The answer to “impart being and happiness to the creature” sounds promising, but it is not obviously consistent with impassibility. One might think that bringing about happiness to others is an intrinsically good state of affairs. Recognizing the intrinsic value of this state of affairs is a reason, or motivation, for actualizing this state of affairs. Yet, no such thing can serve as a reason to motivate an impassible God’s action. Again, an impassible God is not attracted to the possible or actual value of external things. 79 Nothing about the intrinsic goodness of this state of affairs excites God to act. As Bates makes clear, God enjoys an “unexcited goodness.” So again, I am left asking why God created the universe. It seems like a completely arbitrary act.

3.5 God creates for His glory

Maybe there is another potential reason that a classical theist could identify in order to deny (6). Pink says, “That He did create was simply for His manifestative glory.” 80 Here, Pink is drawing on a common distinction that theologians make between God’s essential glory and His manifestative glory. God’s essential glory is His solitary excellency or perfection. 81 God’s manifestative glory is the state of affairs of God making His glory known to His creatures. 82 With this in mind, one can reconsider Pink’s answer to why God created the universe. According to Pink, God created the universe so that His glory could be made manifest to creatures.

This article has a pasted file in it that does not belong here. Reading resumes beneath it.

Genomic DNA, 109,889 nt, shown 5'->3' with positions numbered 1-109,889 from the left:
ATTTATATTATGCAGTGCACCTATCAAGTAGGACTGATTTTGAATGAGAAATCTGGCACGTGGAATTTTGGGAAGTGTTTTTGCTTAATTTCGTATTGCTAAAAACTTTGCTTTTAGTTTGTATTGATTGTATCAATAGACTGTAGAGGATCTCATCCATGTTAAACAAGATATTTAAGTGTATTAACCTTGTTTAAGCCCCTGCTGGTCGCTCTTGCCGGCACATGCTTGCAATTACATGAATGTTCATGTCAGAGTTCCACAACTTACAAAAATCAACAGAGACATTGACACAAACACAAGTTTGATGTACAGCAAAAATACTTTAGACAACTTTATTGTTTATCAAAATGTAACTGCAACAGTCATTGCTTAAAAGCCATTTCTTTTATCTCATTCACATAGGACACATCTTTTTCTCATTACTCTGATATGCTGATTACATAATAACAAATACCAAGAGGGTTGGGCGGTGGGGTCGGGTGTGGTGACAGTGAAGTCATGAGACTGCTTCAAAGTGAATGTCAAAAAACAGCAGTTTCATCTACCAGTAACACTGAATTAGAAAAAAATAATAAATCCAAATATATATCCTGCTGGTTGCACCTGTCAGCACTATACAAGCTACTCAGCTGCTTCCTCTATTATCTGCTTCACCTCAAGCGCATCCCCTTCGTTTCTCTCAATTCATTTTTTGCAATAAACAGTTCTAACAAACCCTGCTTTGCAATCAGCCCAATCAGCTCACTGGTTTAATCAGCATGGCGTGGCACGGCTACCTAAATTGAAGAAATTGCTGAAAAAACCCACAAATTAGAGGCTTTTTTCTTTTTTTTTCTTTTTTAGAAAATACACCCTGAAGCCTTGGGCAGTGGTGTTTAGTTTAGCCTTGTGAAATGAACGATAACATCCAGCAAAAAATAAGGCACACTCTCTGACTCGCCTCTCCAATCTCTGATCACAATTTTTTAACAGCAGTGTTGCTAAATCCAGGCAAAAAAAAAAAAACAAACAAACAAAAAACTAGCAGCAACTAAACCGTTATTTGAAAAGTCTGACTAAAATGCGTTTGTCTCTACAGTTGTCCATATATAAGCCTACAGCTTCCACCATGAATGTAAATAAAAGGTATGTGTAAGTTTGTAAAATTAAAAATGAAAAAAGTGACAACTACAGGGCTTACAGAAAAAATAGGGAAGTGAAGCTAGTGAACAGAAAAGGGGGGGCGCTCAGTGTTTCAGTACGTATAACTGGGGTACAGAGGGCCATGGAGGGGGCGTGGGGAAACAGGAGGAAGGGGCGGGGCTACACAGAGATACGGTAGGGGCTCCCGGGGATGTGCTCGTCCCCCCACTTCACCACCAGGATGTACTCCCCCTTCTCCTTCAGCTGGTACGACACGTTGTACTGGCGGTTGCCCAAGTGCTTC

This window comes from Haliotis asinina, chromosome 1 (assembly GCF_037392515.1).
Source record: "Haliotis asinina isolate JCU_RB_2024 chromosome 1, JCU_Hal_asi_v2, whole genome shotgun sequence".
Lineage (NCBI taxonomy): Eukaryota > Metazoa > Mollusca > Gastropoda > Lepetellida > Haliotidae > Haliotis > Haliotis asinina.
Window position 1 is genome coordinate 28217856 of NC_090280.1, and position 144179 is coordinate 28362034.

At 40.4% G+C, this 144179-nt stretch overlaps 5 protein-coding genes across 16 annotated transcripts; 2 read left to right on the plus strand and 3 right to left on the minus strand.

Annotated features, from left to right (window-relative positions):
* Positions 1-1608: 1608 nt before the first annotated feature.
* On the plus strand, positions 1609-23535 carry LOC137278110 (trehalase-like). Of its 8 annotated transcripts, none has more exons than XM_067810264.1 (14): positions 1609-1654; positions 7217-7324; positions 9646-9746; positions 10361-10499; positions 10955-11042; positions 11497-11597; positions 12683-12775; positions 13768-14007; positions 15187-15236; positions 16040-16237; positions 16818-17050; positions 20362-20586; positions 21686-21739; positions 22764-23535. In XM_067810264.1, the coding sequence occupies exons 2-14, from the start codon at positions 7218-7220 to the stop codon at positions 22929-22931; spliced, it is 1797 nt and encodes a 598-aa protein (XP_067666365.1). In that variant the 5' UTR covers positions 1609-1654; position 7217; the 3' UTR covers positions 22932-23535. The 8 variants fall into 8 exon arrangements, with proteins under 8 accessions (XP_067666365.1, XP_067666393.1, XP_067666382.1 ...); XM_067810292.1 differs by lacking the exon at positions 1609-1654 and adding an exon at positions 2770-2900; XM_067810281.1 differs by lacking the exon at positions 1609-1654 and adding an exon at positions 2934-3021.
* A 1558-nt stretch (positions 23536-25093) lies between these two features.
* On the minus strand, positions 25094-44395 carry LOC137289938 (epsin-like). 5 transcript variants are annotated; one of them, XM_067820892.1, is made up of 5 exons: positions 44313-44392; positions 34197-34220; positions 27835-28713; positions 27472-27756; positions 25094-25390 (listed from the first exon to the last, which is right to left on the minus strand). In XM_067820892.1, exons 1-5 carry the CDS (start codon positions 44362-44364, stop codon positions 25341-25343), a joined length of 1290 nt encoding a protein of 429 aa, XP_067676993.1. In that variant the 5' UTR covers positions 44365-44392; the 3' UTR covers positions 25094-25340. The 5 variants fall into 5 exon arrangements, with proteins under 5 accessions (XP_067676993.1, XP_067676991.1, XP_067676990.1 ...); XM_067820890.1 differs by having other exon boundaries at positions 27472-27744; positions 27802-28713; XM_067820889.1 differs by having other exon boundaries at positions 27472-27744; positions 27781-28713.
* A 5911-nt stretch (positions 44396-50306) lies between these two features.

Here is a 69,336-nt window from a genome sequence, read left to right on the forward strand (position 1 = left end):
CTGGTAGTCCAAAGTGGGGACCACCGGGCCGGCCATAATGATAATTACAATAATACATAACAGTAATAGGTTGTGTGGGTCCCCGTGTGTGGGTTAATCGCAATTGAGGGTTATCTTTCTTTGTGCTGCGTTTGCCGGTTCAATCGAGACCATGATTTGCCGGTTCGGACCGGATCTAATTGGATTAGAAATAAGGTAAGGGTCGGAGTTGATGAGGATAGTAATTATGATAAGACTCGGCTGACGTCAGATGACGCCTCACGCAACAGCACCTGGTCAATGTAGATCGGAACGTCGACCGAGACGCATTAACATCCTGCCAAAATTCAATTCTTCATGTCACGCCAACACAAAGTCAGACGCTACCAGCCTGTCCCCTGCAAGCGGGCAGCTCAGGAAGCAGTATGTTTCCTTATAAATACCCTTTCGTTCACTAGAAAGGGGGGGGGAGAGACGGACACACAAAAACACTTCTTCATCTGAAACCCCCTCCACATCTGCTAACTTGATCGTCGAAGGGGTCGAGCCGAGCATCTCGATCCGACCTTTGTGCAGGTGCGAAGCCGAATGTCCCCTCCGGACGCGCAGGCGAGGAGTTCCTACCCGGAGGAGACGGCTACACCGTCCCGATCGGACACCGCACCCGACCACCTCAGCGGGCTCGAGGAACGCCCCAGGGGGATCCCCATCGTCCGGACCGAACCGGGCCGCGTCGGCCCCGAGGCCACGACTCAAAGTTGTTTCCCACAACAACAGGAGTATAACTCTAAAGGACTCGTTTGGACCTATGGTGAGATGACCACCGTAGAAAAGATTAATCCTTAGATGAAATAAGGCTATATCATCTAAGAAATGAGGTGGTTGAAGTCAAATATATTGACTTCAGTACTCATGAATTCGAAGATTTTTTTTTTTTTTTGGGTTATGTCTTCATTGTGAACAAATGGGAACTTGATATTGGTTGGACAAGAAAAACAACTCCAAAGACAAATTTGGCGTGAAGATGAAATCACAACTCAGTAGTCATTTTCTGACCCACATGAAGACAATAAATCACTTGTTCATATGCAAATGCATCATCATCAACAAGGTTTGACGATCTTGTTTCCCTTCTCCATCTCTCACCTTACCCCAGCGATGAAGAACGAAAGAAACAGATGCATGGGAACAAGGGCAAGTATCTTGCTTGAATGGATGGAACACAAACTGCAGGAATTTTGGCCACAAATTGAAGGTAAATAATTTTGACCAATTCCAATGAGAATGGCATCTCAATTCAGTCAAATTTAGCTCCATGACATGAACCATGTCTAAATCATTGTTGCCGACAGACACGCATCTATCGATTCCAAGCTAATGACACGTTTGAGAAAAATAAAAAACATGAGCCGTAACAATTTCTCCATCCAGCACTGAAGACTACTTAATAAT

One might wonder if that is a good reason to create a universe. What value is there in manifesting the divine glory? It is not clear what value there is. Pink is absolutely clear that God gains nothing from creation. He says, “God is no gainer even from our worship. He was in no need of that external glory of His grace which arises from His redeemed, for He is glorious enough in Himself without that.” 83 When creatures come to worship God by recognizing His glory, God gains absolutely nothing because God already has this glory essentially. 84 The contemporary proponent of impassibility, James E. Dolezal, agrees. Dolezal claims, “There is no good that might benefit God that the creature is able to supply him […] When we glorify him he does not thereby receive glory he previously lacked.” 85